A lot of start-ups are trying to get a hockey stick growth pattern. For example, I’m going to work for five years and in years one to four, nothing is going to happen. And then in the fifth year, boom, my numbers are going to turn up and to the right. At a certain point, I’ll turn the corner and see exponential growth.
But how many start-up stories do you know where the hockey stick materialised on schedule? I’m actually aware of zero. It is always late, unexpected, and confusing. How many times can you go back to your investor and tell them how hard you’ve worked, what you’ve learned, and that the hockey stick will appear next year? At a certain point, your credibility goes to zero because you’ve promised results and didn’t deliver. A lot of start-ups die because of that expectations mismatch.
It doesn’t make sense to try to forecast the actual gross numbers of a start-up into the future – it’s ridiculously difficult. But that doesn’t mean that business plans are a bad idea. I feel like I’m the last person in the start-up world who is pro-business plan. But what I mean by business plan is a little different than the fiction-writing contest that many are. I don’t care about the short story in the front that talks about how great the product is going to be.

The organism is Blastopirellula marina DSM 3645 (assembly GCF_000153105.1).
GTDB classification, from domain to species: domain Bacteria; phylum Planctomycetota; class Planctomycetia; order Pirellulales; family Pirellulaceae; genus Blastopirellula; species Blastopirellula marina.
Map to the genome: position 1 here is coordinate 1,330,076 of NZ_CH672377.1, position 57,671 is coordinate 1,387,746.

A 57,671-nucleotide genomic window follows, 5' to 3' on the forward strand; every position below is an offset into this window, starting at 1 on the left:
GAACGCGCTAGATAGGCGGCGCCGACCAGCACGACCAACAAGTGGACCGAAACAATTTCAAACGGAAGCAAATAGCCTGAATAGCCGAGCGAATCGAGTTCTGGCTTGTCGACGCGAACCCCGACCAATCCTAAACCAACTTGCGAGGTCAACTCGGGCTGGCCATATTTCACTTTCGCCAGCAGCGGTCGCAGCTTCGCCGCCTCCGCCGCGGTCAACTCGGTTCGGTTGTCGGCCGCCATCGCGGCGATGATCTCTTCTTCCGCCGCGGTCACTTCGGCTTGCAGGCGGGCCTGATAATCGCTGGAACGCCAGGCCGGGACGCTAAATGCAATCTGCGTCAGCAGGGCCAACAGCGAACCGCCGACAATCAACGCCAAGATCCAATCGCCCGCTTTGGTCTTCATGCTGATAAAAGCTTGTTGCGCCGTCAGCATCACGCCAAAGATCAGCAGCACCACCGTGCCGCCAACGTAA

The part of the business plan that I cherish is the spreadsheet that shows how the hockey stick is derived. What are the specific customer behaviours that if they materialise will yield a hockey stick-shaped outcome?
I believe in something that I call innovation accounting, which takes those inputs to the spreadsheet – those deductive relationships, those customer behaviors – and shows progress to investors, to the CFO and also to ourselves. It’s having the rigor to say, how do we know we’re making progress? What’s the evidence?